__  __                         ____  _       ____  _       _ by Stefan Bocutiu
 |  \/  | ___  _ __   __ _  ___ |  _ \| |__   / ___|(_)_ __ | | __
 | |\/| |/ _ \| '_ \ / _` |/ _ \| | | | '_ \  \___ \| | '_ \| |/ /
 | |  | | (_) | | | | (_| | (_) | |_| | |_) |  ___) | | | | |   <
 |_|  |_|\___/|_| |_|\__, |\___/|____/|_.__/  |____/|_|_| |_|_|\_\
. (com.datamountaineer.streamreactor.connect.mongodb.sink.MongoSinkTask:51)
[2016-11-06 23:53:10,270] INFO Initialising Mongo writer.Connection to mongodb://localhost:27017 (com.datamountaineer.streamreactor.connect.mongodb.sink.MongoWriter$:126)

Now it’s time to produce some records. This time we will use the simple kafka-consoler-consumer to put simple json on the topic:

${CONFLUENT_HOME}/bin/kafka-console-producer --broker-list localhost:9092 --topic orders-topic-json

{"id": 1, "created": "2016-05-06 13:53:00", "product": "OP-DAX-P-20150201-95.7", "price": 94.2}
{"id": 2, "created": "2016-05-06 13:54:00", "product": "OP-DAX-C-20150201-100", "price": 99.5}
{"id": 3, "created": "2016-05-06 13:55:00", "product": "FU-DATAMOUNTAINEER-20150201-100", "price":10000}

Following the command you should have something similar to this in the logs for your connect:

[2016-11-07 00:08:30,200] INFO Setting newly assigned partitions [orders-topic-json-0] for group connect-mongo-sink-orders-json (org.apache.kafka.clients.consumer.internals.ConsumerCoordinator:231)
[2016-11-07 00:08:30,324] INFO Opened connection [connectionId{localValue:3, serverValue:9}] to localhost:27017 (org.mongodb.driver.connection:71)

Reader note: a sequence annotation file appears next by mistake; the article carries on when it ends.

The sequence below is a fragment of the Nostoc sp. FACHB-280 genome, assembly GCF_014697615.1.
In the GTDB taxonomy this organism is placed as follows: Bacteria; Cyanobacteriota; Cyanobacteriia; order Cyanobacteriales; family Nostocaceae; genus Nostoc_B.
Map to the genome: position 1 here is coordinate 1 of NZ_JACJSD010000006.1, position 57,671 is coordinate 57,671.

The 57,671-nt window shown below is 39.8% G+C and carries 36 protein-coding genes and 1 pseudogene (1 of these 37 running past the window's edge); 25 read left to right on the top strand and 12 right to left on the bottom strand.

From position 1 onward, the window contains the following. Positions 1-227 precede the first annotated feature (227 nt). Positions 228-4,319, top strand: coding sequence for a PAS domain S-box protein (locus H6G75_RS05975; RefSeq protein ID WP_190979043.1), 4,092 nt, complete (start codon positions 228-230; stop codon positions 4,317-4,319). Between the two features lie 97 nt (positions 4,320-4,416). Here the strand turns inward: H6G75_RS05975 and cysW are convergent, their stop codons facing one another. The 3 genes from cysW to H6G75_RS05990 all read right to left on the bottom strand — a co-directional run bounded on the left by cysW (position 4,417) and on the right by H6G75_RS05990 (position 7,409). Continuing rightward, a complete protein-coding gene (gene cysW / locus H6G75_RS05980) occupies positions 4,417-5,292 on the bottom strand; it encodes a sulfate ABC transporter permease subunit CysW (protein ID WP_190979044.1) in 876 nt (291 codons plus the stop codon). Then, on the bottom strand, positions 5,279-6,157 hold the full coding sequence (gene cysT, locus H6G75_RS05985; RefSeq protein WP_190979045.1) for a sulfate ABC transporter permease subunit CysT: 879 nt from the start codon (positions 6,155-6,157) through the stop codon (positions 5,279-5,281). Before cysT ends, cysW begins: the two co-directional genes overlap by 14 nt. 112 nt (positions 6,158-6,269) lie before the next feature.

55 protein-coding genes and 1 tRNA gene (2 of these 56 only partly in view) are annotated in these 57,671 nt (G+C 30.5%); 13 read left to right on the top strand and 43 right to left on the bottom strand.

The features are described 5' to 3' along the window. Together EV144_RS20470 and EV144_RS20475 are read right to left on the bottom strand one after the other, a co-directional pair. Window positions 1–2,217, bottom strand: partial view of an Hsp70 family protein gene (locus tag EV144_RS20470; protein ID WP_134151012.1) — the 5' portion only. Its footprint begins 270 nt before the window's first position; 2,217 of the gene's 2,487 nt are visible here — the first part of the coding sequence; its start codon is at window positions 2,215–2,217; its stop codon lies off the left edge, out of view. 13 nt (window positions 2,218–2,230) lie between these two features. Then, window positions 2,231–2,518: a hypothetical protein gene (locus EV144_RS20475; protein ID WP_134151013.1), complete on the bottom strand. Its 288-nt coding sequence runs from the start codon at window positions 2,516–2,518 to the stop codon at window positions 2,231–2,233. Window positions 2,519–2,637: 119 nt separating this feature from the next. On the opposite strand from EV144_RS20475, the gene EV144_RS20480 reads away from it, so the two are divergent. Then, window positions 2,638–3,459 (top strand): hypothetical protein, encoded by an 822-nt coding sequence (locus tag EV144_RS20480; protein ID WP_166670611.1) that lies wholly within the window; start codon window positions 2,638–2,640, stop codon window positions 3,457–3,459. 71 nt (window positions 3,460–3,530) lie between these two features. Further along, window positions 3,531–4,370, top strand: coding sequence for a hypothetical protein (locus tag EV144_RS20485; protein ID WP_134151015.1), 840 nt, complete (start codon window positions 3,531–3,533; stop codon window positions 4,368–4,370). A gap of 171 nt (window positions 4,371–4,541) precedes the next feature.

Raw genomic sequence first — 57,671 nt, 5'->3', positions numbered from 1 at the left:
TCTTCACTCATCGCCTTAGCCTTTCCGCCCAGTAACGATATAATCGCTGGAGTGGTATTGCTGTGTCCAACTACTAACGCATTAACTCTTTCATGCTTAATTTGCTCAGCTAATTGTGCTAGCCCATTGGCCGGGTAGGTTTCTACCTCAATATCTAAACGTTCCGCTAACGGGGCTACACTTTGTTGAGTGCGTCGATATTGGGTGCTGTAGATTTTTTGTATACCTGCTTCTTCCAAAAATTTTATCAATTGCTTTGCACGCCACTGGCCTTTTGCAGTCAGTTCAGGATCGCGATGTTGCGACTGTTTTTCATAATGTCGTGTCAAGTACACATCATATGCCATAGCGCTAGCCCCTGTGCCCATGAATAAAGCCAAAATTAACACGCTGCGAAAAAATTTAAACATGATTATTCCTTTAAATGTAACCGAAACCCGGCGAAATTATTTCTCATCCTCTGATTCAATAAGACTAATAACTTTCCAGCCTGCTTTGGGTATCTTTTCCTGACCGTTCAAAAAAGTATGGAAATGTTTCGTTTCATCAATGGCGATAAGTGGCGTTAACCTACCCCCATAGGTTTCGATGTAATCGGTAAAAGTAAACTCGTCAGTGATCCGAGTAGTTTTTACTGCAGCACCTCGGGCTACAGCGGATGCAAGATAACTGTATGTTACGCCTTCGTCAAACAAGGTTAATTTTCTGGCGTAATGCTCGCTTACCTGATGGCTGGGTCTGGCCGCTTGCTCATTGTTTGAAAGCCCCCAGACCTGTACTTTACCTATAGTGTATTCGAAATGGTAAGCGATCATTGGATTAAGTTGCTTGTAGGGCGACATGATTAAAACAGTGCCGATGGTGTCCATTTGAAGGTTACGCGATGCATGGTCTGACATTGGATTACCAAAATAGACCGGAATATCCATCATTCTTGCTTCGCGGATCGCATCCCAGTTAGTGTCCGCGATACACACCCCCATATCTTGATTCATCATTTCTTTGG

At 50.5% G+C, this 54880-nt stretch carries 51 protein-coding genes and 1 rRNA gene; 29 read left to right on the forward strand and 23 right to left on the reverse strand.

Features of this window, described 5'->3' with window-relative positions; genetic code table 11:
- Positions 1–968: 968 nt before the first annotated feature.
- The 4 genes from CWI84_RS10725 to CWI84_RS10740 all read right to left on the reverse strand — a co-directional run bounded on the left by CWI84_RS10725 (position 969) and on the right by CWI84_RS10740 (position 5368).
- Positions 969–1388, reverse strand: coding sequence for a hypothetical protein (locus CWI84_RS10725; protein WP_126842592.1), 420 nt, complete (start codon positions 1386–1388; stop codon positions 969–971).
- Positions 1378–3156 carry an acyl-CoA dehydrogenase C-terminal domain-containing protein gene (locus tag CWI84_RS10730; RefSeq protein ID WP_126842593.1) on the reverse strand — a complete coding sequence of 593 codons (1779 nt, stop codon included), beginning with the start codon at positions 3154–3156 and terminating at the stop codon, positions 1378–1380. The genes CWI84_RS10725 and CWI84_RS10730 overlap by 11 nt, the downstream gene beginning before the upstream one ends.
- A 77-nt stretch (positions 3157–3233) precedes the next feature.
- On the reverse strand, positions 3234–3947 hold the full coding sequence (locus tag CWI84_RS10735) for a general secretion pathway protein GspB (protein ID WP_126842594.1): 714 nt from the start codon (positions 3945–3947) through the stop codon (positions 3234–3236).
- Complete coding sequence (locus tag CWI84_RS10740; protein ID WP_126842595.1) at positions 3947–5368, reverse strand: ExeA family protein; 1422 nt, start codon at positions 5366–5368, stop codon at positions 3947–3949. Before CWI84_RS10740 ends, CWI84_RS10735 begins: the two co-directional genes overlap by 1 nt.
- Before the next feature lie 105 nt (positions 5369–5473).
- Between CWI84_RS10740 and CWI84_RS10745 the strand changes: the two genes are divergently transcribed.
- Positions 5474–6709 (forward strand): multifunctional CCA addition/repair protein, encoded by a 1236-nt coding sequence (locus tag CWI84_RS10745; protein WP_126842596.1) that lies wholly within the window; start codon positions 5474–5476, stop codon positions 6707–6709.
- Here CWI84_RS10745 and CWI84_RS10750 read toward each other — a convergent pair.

Let’s check the mongo db database for the new records:

#Open a new terminal and navigate to the mongodb installation folder
➜ ./bin/mongo
    > show databases
        connect  0.000GB
        local    0.000GB
    > use connect
        switched to db connect
    > show collections
        dummy
        orders
        orders_json
    > db.orders_json.find()
    { "_id" : ObjectId("581fc5fe53b2c9318a3c1004"), "created" : "2016-05-06 13:53:00", "id" : NumberLong(1), "product_name" : "OP-DAX-P-20150201-95.7", "value" : 94.2 }
    { "_id" : ObjectId("581fc5fe53b2c9318a3c1005"), "created" : "2016-05-06 13:54:00", "id" : NumberLong(2), "product_name" : "OP-DAX-C-20150201-100", "value" : 99.5 }
    { "_id" : ObjectId("581fc5fe53b2c9318a3c1006"), "created" : "2016-05-06 13:55:00", "id" : NumberLong(3), "product_name" : "FU-DATAMOUNTAINEER-20150201-100", "value" : NumberLong(10000) }

Bingo, our 3 rows!

Features